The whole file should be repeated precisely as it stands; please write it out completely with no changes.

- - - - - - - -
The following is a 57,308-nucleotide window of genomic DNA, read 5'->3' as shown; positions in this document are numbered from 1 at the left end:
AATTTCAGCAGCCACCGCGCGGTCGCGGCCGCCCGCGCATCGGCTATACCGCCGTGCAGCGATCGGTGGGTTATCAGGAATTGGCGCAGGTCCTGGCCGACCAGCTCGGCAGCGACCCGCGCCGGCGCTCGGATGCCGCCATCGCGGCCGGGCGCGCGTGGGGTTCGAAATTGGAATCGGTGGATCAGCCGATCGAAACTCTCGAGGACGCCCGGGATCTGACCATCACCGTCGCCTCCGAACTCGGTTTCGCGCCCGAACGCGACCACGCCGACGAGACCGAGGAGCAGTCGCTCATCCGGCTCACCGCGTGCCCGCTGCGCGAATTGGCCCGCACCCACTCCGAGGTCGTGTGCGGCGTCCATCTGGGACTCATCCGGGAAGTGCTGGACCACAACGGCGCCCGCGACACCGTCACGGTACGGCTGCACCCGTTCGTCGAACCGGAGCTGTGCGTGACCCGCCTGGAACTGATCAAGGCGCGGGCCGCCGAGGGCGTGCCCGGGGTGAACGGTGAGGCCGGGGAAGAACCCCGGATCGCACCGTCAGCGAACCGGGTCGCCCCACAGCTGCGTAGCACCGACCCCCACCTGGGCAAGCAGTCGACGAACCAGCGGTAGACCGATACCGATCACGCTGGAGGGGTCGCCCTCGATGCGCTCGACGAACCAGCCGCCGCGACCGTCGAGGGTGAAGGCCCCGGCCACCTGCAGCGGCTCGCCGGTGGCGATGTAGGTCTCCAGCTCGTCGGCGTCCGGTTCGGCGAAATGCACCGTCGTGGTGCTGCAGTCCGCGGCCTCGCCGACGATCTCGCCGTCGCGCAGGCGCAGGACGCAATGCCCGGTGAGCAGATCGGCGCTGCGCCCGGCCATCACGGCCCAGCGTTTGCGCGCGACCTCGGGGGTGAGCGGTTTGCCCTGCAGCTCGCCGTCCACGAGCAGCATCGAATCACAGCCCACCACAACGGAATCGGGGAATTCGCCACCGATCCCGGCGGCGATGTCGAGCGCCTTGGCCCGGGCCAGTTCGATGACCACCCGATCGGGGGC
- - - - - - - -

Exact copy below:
The following is a 57,308-nucleotide window of genomic DNA, read 5'->3' as shown; positions in this document are numbered from 1 at the left end:
AATTTCAGCAGCCACCGCGCGGTCGCGGCCGCCCGCGCATCGGCTATACCGCCGTGCAGCGATCGGTGGGTTATCAGGAATTGGCGCAGGTCCTGGCCGACCAGCTCGGCAGCGACCCGCGCCGGCGCTCGGATGCCGCCATCGCGGCCGGGCGCGCGTGGGGTTCGAAATTGGAATCGGTGGATCAGCCGATCGAAACTCTCGAGGACGCCCGGGATCTGACCATCACCGTCGCCTCCGAACTCGGTTTCGCGCCCGAACGCGACCACGCCGACGAGACCGAGGAGCAGTCGCTCATCCGGCTCACCGCGTGCCCGCTGCGCGAATTGGCCCGCACCCACTCCGAGGTCGTGTGCGGCGTCCATCTGGGACTCATCCGGGAAGTGCTGGACCACAACGGCGCCCGCGACACCGTCACGGTACGGCTGCACCCGTTCGTCGAACCGGAGCTGTGCGTGACCCGCCTGGAACTGATCAAGGCGCGGGCCGCCGAGGGCGTGCCCGGGGTGAACGGTGAGGCCGGGGAAGAACCCCGGATCGCACCGTCAGCGAACCGGGTCGCCCCACAGCTGCGTAGCACCGACCCCCACCTGGGCAAGCAGTCGACGAACCAGCGGTAGACCGATACCGATCACGCTGGAGGGGTCGCCCTCGATGCGCTCGACGAACCAGCCGCCGCGACCGTCGAGGGTGAAGGCCCCGGCCACCTGCAGCGGCTCGCCGGTGGCGATGTAGGTCTCCAGCTCGTCGGCGTCCGGTTCGGCGAAATGCACCGTCGTGGTGCTGCAGTCCGCGGCCTCGCCGACGATCTCGCCGTCGCGCAGGCGCAGGACGCAATGCCCGGTGAGCAGATCGGCGCTGCGCCCGGCCATCACGGCCCAGCGTTTGCGCGCGACCTCGGGGGTGAGCGGTTTGCCCTGCAGCTCGCCGTCCACGAGCAGCATCGAATCACAGCCCACCACAACGGAATCGGGGAATTCGCCACCGATCCCGGCGGCGATGTCGAGCGCCTTGGCCCGGGCCAGTTCGATGACCACCCGATCGGGGGC